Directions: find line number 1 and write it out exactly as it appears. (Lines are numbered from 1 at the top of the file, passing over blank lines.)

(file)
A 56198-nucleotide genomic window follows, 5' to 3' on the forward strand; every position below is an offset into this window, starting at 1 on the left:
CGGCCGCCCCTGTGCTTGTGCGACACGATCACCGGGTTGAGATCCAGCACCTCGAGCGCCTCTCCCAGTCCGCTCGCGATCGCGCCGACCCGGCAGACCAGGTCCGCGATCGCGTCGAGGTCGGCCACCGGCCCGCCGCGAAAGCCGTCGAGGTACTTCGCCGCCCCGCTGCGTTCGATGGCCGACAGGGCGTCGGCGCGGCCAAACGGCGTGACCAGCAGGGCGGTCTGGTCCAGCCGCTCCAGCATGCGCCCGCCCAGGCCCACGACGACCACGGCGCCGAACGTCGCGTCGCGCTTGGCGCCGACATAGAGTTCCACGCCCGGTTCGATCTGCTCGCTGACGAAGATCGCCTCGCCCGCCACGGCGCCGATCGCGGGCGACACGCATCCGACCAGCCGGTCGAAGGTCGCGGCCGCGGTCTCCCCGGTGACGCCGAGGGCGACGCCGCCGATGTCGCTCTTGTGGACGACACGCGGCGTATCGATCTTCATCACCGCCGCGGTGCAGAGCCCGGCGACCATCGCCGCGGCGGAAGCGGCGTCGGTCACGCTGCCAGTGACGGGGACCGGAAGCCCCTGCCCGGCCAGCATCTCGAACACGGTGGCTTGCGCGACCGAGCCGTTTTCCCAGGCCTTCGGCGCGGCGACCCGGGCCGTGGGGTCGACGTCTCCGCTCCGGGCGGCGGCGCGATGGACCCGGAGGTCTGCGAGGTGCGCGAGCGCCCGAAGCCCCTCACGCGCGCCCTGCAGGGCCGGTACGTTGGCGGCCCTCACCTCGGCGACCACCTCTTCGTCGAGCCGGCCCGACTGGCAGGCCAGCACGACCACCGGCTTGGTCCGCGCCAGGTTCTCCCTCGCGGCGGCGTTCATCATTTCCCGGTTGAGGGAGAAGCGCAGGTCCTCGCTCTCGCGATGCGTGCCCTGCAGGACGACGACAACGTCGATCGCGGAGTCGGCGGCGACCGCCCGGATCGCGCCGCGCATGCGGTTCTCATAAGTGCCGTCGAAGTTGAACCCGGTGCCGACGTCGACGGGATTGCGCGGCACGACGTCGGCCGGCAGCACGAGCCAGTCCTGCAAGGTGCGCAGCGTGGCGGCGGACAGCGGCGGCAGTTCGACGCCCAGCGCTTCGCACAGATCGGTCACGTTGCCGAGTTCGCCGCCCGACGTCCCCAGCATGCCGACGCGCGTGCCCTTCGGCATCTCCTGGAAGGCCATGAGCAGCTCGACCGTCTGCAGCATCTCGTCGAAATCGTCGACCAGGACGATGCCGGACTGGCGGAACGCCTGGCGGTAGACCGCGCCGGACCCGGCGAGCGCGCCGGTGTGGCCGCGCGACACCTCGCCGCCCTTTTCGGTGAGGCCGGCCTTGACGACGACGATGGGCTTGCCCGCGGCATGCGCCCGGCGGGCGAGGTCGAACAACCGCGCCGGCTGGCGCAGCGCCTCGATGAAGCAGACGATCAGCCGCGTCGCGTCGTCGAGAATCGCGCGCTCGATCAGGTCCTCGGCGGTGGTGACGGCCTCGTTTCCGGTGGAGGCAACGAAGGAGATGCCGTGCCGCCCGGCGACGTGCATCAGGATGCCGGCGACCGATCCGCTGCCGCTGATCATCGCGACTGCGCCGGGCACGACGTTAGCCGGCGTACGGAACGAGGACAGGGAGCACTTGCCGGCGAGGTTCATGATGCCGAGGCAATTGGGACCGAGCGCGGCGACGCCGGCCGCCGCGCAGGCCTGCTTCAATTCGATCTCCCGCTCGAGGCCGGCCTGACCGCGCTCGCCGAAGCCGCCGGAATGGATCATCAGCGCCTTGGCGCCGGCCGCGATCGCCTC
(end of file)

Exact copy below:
A 56198-nucleotide genomic window follows, 5' to 3' on the forward strand; every position below is an offset into this window, starting at 1 on the left: